The True Story Behind the Secret Tunnels of Fort Bonifacio

Fort Bonifacio is the epitome of modernity. This busy megacity, touted as the Philippines’ next business capital, is home not only to multinationals and embassies, but also trendy clubs, restaurants, and glamorous boutiques. It is poised to grow even further, thanks to an infusion of investment from some of the country’s largest real estate developers.

It’s amazing to think that underneath the skyscrapers and sidewalks lies an underground labyrinth of mysterious tunnels. These tunnels, which are located near Megaworld at the Fort properties, tie today’s city to one of the most exciting times in the country’s military history. 

Pre-World War 2

While urban legend says that General Douglas MacArthur ordered the construction of the tunnels as a bomb shelter during the Second World War, the tunnels were actually built much earlier. Construction began in 1910, about the same time the Americans began building Fort McKinley. The area served as the American’s military headquarters, with the tunnel used as the main supply depot of the north and southern operations of the US forces against the Filipino revolutionaries.

In the 1940s, during the height of World War 2, the Japanese seized control of the fort. By 1942, they had occupied Manila. The Japanese renamed Fort McKinley “Sakura Heiei” and made it the headquarters for its most important military officials, including the famous Japanese commander Gen. Tomoyuki Yamashita.

As we know from our history classes, the Allied forces were eventually able to drive away the Japanese. The military fort, which had been under the Americans and the Japanese, was finally turned over to the Philippine government. It was renamed Fort Andres Bonifacio, after our fiercely patriotic hero—an ironic yet fitting development, considering its original purpose was to keep Filipino revolutionaries in check. 


To this day, the area proudly carries Bonifacio’s name, though all traces of its military past have given way to commercial development. Originally, the tunnel had 32 chambers and two exits that led to what is now Barangay Pembo and Barangay East Rembo. It was even part of a tourist attraction, connected to the old Philippine Army Museum and Library (PAML).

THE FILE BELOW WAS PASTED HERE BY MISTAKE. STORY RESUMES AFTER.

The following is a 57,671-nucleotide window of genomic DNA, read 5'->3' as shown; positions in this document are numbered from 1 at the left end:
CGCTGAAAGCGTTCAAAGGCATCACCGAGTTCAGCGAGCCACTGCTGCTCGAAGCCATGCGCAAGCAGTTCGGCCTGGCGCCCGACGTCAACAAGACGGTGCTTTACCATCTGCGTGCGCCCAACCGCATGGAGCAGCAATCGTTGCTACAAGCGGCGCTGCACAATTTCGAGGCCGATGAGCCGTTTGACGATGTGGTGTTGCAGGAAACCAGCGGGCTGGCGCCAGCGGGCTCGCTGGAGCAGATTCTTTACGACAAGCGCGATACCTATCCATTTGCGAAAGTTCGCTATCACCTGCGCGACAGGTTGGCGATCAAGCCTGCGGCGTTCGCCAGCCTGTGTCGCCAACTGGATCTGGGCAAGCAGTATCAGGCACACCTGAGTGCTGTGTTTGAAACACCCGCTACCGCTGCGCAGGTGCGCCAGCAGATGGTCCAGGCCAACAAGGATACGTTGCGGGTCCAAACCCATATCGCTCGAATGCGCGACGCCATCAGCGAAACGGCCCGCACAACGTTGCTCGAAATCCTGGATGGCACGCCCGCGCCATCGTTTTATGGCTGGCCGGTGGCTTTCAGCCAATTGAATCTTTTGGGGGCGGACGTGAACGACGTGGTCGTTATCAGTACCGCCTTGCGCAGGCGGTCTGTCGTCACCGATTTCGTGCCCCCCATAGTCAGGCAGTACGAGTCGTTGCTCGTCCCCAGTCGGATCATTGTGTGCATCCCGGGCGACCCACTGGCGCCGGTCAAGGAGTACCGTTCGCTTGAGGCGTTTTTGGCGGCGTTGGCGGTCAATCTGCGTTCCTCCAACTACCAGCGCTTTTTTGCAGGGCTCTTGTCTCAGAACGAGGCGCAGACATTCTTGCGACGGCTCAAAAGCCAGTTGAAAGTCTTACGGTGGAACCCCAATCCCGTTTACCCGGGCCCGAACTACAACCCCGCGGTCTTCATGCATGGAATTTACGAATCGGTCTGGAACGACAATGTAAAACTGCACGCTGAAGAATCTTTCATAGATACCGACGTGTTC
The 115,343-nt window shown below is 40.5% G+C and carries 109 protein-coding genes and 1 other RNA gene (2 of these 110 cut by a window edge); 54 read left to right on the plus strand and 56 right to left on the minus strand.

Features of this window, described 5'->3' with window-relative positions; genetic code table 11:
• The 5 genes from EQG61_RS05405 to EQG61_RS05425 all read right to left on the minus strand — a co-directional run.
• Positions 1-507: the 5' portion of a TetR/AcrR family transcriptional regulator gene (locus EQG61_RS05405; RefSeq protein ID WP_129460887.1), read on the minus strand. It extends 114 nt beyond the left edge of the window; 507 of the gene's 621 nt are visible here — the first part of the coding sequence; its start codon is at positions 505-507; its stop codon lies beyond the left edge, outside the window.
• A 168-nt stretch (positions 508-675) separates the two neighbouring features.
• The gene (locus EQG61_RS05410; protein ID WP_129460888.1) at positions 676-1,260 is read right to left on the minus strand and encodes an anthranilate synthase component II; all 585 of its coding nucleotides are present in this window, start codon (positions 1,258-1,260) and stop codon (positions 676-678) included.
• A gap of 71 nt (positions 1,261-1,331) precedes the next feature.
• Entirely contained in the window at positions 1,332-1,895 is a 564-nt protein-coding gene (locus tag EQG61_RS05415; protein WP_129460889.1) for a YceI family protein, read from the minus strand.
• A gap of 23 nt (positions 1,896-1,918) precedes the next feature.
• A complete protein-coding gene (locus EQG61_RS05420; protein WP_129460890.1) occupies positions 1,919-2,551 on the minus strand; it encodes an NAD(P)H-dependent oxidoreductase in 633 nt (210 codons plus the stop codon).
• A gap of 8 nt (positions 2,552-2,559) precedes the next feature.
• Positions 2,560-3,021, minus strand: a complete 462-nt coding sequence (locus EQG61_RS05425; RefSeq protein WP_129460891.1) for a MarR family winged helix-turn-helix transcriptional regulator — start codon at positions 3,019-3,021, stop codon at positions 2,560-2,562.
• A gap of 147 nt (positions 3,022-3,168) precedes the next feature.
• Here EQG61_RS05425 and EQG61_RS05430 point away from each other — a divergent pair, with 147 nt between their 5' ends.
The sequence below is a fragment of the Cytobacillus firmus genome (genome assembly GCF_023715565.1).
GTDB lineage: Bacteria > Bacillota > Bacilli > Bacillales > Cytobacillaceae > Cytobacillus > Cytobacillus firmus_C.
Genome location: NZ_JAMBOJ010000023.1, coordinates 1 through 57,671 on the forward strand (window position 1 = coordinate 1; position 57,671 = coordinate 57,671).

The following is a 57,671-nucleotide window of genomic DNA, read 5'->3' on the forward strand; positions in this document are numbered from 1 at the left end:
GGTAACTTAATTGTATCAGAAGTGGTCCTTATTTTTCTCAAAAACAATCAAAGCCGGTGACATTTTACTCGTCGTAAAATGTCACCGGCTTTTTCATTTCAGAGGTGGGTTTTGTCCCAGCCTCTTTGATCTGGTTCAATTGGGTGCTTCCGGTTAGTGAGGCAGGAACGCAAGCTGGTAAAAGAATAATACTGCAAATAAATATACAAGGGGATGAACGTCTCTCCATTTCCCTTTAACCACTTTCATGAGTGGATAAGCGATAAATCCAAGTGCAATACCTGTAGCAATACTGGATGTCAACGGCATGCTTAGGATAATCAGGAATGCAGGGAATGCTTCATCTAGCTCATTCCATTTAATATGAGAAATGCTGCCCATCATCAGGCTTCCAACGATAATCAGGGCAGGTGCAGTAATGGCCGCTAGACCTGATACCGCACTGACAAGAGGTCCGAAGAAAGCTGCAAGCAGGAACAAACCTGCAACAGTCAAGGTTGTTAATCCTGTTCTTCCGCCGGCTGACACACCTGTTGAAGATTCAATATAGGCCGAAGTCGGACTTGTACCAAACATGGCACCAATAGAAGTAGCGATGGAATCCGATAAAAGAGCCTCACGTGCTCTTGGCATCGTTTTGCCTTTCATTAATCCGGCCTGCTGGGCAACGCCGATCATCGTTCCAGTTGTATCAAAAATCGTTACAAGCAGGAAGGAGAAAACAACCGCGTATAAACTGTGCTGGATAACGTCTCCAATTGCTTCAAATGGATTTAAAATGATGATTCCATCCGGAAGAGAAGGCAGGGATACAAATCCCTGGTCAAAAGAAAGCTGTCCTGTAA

However, in 1994, the fort was privatized and transformed into a Central Business District. The PAML was relocated and the tunnels were officially closed to the public.

Some urban adventurers still like to look for the old tunnels, even if the known entrances are hidden at the end of forgotten alleys. Though some sections have collapsed, about 730 meters underneath C5 have remained intact.

Photo by Megaworld.

Hidden passages

The most famous entrance is across C5, beside Market! Market! at the eastern side of Fort Bonifacio. This is the former location of the PAML museum. You’ll see three roads: the C5 ‘on’ ramp, the C5 ‘off’ ramp and the newer flyover. At the fork, you’ll find a small depression just above the C5 embankment, and right on it, a nondescript concrete platform with a steel plate on one side. Hundreds of people drive by this spot every day, but behind that heavy plate is a dark tunnel that reaches back into our history.

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Another tunnel entrance can be found on East Rembo, which is near the end of 27th Avenue. The entrance is hidden by small, simple houses clustered by small alleys and footpaths. To get into this tunnel, you will have to ask the locals to guide you to an apartment. One adventurer lucky enough to meet the owner—a kind grandmother—was able to convince her to let him into her backyard, where the tunnel entrance (which seems to have been cut out of a hillside) is hidden behind corrugated metal sheets. 

The third tunnel entrance is on Amapola Street, but it is now completely sealed off because of the construction of a new house. That entrance was built into a slope, now blocked by one of the house’s bathroom walls. 

The fourth entrance is on Morning Glory Street. It is open, and even has a set of steps that lead to C5. You can walk in, though the silt floor is soft and unfortunately littered with garbage.

Heritage site

It is sad that such a rich part of the country’s history has been forgotten, though the Philippine Army has plans of reopening the tunnels as a heritage site.

“We want to dedicate these to the unsung Filipino liberators who fought to their last breath against Japanese invasion during the World War II and honor our unsung heroes who sacrificed their lives in pursuit of our independence,” said Col. Arnulfo Marcelo Burgos Jr., former Army public affairs head and spokesman 


Until then, the tunnels wait underneath Fort Bonifacio, holding its secrets as it has for over a century. These add another layer of interest to an area that is already known for being multi-faceted and dynamic. Yes, we are marching into the future—but we are bringing our history with us.

This story originally appeared on the Megaworld at the Fort blog and we are republishing it here with the kind permission of Megaworld. Minor edits have been made by editors.

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